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Posted on Tuesday, May 29, 2001 - 9:31 am:   

Over the 27 years that Michigan Gallery existed,more than 300 Michigan artists curated shows. Every one of those shows was notable in some way:
(1.) They were personal: the shows expressed an individual aesthetic.....some of those aesthetics were refined and some were still developing. The result was some of the most outstanding shows ever developed and displayed in Detroit. Some were just plain good and some missed the mark. All of the exhibitions were; nonetheless, worth seeing!
(2.) Most of the curators were democratic in who they included in their shows: they not only showed established artists, but also gave opportunities to emerging artists. Many of those "emerging" artists became "established" artists and an important part of the vital Detroit art community that exists today.
(3.) The shows were not always confined to only the visual arts. Most of the openings included performances by area bands including: The Howling Diablos, (the group was actually formed for a performance at the gallery,) Francisco Mora, Juanita McCrea, Dorothy Fear and the Night Crawlers and many, many more.
(4.) Michigan Gallery became a venue for the unexpected: Maurice Greenia, Trio Doppler, Sunday Brunches, pool tournaments, Gary Grimshaw, impromtu performances and many other, (sometimes outrageous,) performances and events.

Michigan Gallery supported, (on average,) more than 300 members. Four weddings took place at the gallery, a dozen or more wedding receptions, many political and union meetings/receptions/fundraisers, bar rentals, models and artists brunches and a myraid of other events. Of course, we always had twice weekly 3 hour life drawing sessions.

In addition, we had our own softball team "The Michigan Gallery Grizzlies," did "Bowling for Art" and later, "Zen Bowling."

Perhaps, the most memorable part of gallery membership were our 27 Associate Membership Shows. Every one of our members were entitled to submit up to 5 original pieces of art work for our December shows. The shows were not juried! Everything submitted was displayed! Sometimes these shows included more than 700 pieces of work.

In all, Michigan Gallery was, as someone once said, ".....(was) not just a gallery, but rather, 'a way of life!'"

More later.....
John Nagridge
Posted on Friday, September 20, 2002 - 6:30 pm:   

I don't remember the team being called The Grizzlies, but I remember playing softball. I thought Coach Carl was nuts in petting me at third base. To my shock (but apparently not his), I did well, catch a line drive and helping with a dounle play soon after. I'm hardly an athlete, but Carl knew something about me I didn't.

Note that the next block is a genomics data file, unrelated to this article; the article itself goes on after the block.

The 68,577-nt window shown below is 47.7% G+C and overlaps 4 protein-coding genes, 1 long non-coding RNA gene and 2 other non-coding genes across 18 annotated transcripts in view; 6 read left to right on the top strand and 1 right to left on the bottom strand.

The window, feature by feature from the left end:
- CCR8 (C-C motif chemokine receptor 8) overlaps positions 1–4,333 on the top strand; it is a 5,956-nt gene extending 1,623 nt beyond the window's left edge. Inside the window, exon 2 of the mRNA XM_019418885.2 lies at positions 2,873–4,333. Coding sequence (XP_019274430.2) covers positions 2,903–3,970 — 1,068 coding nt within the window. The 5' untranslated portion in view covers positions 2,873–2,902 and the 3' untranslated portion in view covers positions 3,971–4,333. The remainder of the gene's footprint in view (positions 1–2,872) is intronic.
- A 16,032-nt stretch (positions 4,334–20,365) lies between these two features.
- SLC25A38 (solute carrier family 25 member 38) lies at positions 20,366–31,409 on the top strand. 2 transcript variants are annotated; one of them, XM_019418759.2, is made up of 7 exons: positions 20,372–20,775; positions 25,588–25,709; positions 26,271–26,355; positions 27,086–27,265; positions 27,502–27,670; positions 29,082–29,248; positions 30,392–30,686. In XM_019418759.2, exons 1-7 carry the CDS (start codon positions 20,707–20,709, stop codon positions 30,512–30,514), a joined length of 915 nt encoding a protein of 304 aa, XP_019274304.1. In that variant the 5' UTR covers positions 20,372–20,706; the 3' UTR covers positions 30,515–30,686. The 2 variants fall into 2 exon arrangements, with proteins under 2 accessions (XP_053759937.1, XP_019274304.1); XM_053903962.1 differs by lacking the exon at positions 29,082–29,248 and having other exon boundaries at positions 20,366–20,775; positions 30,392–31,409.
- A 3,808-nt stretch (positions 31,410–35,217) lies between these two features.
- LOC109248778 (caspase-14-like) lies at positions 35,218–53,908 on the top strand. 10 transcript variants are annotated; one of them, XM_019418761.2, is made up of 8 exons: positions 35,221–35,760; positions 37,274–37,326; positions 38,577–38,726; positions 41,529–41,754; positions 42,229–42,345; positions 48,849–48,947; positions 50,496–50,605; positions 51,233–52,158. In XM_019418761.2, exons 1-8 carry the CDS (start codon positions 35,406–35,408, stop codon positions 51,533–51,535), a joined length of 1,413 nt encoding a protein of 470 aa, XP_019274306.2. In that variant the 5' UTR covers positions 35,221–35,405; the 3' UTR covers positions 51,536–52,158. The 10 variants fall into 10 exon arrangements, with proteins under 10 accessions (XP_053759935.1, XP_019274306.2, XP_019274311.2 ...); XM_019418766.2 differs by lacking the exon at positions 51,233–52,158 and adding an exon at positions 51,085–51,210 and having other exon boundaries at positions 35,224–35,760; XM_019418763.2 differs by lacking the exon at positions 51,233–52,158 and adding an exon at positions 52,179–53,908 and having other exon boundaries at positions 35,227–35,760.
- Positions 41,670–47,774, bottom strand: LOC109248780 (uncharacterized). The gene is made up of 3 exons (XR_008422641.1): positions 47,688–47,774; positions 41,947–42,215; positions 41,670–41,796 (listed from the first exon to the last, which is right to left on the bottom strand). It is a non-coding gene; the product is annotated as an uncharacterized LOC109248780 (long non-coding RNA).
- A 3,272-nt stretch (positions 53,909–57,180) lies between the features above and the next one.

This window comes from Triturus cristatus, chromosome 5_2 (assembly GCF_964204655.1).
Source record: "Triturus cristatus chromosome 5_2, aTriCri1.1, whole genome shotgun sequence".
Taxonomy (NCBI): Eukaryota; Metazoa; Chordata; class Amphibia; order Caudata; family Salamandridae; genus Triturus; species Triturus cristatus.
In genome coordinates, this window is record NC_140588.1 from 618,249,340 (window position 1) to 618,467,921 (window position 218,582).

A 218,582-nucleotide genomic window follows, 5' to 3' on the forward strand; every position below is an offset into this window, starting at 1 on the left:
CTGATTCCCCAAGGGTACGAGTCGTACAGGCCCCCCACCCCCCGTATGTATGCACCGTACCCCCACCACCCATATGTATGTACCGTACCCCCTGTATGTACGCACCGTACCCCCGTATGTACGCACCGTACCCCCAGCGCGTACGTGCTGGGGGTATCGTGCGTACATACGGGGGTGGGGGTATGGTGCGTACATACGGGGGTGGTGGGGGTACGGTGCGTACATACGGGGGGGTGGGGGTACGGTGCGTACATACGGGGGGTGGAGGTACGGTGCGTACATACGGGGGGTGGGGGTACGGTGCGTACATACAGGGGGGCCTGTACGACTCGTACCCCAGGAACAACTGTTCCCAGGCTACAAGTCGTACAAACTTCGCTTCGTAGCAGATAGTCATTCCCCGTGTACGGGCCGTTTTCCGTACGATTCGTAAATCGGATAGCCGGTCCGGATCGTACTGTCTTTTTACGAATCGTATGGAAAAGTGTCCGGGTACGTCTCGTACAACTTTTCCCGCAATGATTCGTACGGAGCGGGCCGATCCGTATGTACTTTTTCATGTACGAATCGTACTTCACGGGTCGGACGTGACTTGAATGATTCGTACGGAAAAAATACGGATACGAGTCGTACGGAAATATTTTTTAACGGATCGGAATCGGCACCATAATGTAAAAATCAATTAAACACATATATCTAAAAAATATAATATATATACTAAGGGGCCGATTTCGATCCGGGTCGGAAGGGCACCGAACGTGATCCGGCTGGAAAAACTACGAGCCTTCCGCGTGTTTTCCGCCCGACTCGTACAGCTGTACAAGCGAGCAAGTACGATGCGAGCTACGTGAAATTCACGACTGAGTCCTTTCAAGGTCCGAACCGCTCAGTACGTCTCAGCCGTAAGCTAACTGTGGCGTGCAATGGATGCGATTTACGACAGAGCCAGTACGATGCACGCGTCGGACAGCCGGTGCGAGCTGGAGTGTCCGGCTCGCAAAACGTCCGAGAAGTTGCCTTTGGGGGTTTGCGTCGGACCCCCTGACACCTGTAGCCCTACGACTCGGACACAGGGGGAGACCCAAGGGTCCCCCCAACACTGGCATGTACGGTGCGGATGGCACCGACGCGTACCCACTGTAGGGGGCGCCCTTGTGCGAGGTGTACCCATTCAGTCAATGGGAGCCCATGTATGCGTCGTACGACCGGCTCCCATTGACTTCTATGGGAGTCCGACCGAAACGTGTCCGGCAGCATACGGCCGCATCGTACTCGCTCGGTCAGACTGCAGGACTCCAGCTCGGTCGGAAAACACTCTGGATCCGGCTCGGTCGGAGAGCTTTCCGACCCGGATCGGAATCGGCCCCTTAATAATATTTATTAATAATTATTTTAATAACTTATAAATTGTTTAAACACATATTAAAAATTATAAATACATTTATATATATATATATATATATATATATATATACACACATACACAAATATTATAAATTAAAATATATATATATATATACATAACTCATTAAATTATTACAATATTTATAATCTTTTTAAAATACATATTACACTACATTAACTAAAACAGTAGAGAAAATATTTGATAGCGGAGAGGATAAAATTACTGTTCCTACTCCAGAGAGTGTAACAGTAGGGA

I also remember a wedding I went to at the gallery between the scultor Robert Bielat and one of the women that modeled for figure drawing. Thanks to one of my firgure-drawing friends, I was introduced to very good scotch at the occasion. Mmmmm!

But I agree that one of the most memorable parts was the end-of-the-year show for Associate members. It was like a salon with every inch of the gallery taken up by art from floor to ceiling. Definitely the highlight of the Art Crawl.

But my favorite part was still the figure drawing sessions on Tuesday nights and Saturday mornings. Only the Michgian Gallery could get me out of bed on a Saturday morning before 11 a.m. But I got some good drawings out of those sessions as well as good friends and memories.
Susan Musialowski
Posted on Tuesday, November 05, 2002 - 7:48 pm:   

So glad to have found this website....the Michigan Gallery was great....remember the life drawing sessions in the very beginning, buckets to catch the dripping rainwater, an old stove (was it woodburning?) where the model posed (to keep warm) and where we all huddled to draw. And, of course, the party in town...the opportunity to show work in the Associate Membership show...and I also participated in an invitational by John Egner. Knew Bradley Jones, Carl Kamulski...last time I was there was for a memorial after Bradley's death. Now living in the UP of Michigan...beautiful here, but not the grit and passion of Detroit and her artists. The Michigan Gallery was the heartbeat.

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